How Hybrid Cars Function: An Overview

The advent of the Honda Insight and the game-changing Toyota Prius in the 1990s marked the beginning of the hybrid car era. Fast forward 25 years, and hybrid powertrains are experiencing a surge in popularity among consumers, who view the technology as a bridge to fully electric vehicles.

The marriage of an electric motor and a gasoline engine to propel the car’s wheels sparked a revolution in fuel efficiency. In 2000, there were just under 10,000 hybrid cars sold, but by 2023, hybrids and fully electric vehicles combined made up 16.3% of U.S. car sales, with hybrids and plug-in hybrids outselling pure electric vehicles. Hybrid vehicles are projected to exceed 20% of total vehicle sales in 2024, prompting automakers to ramp up production.

So, what defines a hybrid car, and why are there variations in hybrid vehicles?

Essentially, a hybrid car incorporates both an internal combustion engine (typically running on gasoline) and an electric motor that work together to power the vehicle. In most cases, the electric motor in a hybrid car is smaller than those found in fully electric vehicles, as is the battery pack that supplies electricity to the motor. Similarly, the combustion engine in a hybrid car is often optimized for efficiency rather than power, as the power from both the electric motor and engine is combined to propel the vehicle.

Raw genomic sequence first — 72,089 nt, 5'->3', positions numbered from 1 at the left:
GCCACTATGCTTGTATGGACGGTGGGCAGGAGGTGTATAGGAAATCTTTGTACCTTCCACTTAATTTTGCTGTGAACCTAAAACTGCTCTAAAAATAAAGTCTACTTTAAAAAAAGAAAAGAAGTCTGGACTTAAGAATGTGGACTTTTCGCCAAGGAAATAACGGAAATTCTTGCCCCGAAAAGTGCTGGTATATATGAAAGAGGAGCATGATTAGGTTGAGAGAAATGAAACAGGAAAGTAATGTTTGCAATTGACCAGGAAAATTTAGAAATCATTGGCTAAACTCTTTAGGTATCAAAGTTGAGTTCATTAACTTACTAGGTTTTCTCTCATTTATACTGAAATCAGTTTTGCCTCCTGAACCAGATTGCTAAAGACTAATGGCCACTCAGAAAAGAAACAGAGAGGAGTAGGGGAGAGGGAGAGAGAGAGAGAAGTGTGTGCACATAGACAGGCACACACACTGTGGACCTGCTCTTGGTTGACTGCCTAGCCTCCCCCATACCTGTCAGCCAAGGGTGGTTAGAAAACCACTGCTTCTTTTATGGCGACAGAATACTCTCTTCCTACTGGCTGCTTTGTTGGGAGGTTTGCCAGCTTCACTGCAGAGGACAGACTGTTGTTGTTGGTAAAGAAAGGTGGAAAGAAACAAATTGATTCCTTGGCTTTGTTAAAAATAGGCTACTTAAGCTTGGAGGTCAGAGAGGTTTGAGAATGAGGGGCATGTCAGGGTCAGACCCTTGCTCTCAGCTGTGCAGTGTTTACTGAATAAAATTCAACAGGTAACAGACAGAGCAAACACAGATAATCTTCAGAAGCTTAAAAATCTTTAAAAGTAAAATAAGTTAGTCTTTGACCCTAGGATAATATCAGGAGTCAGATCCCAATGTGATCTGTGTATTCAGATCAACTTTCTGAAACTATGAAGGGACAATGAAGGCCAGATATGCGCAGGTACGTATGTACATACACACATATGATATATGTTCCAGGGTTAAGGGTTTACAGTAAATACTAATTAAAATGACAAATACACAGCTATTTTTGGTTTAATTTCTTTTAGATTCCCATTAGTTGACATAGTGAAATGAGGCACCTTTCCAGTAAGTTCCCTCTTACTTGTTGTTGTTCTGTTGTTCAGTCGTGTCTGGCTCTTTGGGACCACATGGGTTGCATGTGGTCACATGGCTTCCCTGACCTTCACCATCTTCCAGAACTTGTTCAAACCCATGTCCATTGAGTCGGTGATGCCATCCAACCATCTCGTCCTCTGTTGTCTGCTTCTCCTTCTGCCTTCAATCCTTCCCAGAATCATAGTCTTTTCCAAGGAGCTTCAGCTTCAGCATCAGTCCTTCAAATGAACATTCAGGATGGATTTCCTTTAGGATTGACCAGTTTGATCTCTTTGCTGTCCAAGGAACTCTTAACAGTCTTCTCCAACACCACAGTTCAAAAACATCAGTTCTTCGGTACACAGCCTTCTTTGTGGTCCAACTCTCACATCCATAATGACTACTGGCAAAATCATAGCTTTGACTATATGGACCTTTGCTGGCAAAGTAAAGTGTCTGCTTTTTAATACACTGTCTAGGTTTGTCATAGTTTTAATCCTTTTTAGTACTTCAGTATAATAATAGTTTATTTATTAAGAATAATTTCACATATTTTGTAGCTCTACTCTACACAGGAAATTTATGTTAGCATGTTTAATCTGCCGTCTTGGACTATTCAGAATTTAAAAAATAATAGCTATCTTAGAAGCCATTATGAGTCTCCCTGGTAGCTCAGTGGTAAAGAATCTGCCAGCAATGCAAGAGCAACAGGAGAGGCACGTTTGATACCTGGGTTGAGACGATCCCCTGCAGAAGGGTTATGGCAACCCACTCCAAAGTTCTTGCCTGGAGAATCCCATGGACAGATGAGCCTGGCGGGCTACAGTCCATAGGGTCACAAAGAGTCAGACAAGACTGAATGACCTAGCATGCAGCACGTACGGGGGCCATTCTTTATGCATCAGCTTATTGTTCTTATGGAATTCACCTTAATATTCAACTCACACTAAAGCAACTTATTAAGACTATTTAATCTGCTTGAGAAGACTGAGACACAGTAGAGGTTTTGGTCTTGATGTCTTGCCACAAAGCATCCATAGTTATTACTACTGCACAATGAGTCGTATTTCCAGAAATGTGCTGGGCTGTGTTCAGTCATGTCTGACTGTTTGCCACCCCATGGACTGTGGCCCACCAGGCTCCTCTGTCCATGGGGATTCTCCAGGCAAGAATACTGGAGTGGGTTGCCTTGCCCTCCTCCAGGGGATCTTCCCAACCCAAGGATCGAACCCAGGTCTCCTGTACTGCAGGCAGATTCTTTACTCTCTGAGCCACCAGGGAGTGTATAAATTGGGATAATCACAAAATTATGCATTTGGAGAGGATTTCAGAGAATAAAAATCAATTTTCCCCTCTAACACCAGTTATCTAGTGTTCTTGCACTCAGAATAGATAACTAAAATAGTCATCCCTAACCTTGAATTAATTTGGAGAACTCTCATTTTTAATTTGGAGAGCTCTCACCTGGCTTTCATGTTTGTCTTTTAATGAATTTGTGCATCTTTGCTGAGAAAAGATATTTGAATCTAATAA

What is a hybrid car?

Electric cars can be costly and challenging to produce. Pure battery electric cars may also present range or charging location issues for some drivers. This is where hybrid cars shine: by merging the convenience of refueling an internal combustion engine (ICE) vehicle with the efficiency boost of an electric motor and battery, hybrids can help drivers achieve better fuel economy, reduce emissions, and maintain a normal driving range.

The Toyota Prius stands as the most successful hybrid vehicle to date. The latest Prius model is showcased at the beginning of this article, with images of the previous four generations below it: 2000 (top left), 2004 (top right), 2010 (bottom left), and 2016 (bottom right).